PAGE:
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  •   Pet Health And Care >>  Bird Diet >>  Bluebird food  
     

    Bluebird Food

    Description: The bluebird is a small thrush or a medium-sized songbird.



    Its head is round and large, with wings and tail which are blue, and a reddish-orange chest. An adult bluebird weighs about 28 to 32 grams, and is about 6 to 8 inches long, with a wingspan of about 10 to 13 inches. The three species of bluebirds are the western, eastern and mountain bluebird.



    During nesting they make their nests high above the ground and lay 3 to 6 pale blue eggs, which hatch in about 2 weeks.  

    Many people love to entice bluebirds to take up residence near their homes because they look so pretty and they sing so beautifully with a rich musical warbling whistle. Bluebirds easily take to birdhouses built in parks, golf courses and suburban yards.



    You can also try putting out some bluebird food to entice them further. Feeding bluebirds can be especially helpful in the long, harsh winter, when the trees are stripped of their leaves, fruits and berries, and the insects get buried under snow, making natural food unavailable for the bluebirds. Putting out food for bluebird may help them to survive. It will also be fun to feed them, since they will come closer to you.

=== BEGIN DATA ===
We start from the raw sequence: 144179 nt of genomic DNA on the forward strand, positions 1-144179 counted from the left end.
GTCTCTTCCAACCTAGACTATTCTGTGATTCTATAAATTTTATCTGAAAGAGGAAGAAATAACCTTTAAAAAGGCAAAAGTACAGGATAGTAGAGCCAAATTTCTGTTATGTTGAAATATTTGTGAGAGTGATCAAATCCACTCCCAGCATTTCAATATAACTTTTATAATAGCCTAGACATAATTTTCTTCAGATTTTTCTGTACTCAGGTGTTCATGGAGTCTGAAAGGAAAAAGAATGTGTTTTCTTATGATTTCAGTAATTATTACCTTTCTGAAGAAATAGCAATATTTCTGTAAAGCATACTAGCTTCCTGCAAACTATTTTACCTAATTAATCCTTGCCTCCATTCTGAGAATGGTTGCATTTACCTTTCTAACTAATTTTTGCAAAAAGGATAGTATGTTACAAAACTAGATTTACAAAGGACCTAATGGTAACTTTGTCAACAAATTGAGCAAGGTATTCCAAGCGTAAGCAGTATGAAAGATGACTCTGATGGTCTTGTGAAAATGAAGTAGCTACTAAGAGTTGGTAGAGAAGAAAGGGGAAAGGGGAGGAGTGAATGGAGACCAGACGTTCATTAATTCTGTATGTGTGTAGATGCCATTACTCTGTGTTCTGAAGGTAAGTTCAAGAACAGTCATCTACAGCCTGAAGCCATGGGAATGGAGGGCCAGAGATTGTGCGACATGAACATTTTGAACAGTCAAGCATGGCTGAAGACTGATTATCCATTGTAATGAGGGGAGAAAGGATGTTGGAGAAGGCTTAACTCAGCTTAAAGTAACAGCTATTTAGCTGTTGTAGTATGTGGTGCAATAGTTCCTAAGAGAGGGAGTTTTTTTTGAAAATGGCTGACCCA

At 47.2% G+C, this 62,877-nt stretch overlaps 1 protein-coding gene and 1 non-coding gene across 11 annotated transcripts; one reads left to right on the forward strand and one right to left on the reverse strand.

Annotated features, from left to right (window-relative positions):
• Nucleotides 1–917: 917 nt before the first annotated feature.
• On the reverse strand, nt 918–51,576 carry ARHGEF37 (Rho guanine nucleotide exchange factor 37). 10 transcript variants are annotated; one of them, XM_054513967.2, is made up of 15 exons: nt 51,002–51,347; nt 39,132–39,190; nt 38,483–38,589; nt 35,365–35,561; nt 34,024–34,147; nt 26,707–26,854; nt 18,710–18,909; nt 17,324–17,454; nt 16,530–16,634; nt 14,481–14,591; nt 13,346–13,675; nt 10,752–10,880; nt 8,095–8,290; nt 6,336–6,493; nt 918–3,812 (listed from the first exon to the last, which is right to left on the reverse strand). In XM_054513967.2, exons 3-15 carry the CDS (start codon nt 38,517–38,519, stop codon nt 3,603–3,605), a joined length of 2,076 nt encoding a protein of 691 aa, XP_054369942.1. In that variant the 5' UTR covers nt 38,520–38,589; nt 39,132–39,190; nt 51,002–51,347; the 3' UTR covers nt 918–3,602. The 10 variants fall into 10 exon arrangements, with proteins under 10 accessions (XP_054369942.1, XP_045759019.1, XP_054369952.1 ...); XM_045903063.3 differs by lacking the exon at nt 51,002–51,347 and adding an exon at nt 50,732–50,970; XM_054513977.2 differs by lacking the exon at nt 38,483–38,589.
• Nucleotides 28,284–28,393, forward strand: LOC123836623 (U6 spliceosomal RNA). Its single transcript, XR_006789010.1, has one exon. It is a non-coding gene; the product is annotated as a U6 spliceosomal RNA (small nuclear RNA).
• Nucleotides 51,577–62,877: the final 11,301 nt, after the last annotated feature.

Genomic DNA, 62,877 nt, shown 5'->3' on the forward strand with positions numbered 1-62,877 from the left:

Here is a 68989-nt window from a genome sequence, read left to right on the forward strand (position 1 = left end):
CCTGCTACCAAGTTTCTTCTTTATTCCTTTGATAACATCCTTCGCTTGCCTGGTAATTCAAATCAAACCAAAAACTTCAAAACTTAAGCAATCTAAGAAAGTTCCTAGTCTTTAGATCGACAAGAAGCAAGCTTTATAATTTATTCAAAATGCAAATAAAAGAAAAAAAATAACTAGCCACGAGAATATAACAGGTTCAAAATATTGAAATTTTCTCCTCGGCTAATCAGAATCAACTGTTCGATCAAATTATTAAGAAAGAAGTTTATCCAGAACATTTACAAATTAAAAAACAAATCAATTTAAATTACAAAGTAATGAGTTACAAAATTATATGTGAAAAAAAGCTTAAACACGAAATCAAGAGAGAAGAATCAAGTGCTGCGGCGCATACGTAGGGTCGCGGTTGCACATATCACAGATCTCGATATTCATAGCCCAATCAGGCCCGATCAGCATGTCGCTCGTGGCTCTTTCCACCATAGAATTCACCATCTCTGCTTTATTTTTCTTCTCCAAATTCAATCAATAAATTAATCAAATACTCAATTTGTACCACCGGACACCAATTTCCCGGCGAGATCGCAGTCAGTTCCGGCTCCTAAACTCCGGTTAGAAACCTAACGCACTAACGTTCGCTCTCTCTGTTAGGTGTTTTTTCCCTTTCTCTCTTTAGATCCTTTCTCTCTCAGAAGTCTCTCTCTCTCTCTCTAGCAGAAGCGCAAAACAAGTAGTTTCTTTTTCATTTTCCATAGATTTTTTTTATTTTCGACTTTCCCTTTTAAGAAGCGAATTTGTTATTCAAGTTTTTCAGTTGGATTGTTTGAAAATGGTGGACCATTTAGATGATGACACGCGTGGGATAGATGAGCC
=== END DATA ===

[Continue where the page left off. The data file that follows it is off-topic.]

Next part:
What to Feed Bluebirds

    Bluebirds generally eat insects, fruits and berries.

    Mealworms make good blue bird food. You can give them fresh live mealworms or dried mealworms which can be bought at pet shops. Place them in a small plastic dish (you can make your own by cutting off the bottom of a plastic soda bottle), or in a brightly colored bowl, and entice your bluebirds to come and feed. You can tack the dish to the roof of a nesting box, or place them near a place where you have seen bluebirds perching (on a clothesline, or telephone wire). If you attach a bright blue cloth it will attract their attention.

    You may have to put out the bluebird food inside a special feeder, where squirrels or big birds will not be able to get at them. This will also protect the worms from rain and sun. Depending upon the number of bluebirds in your vicinity, you can put about 15 worms per bird per day. While mealworms are good bluebird food, you need to exercise moderation. They are rich in protein but low in calcium, and young birds find it difficult to digest their tough skeleton. Add some bright red berries or even a few raisins for more variety and nutrition. Suet is another nutritious bluebird food.

     
      Submitted on July 22, 2010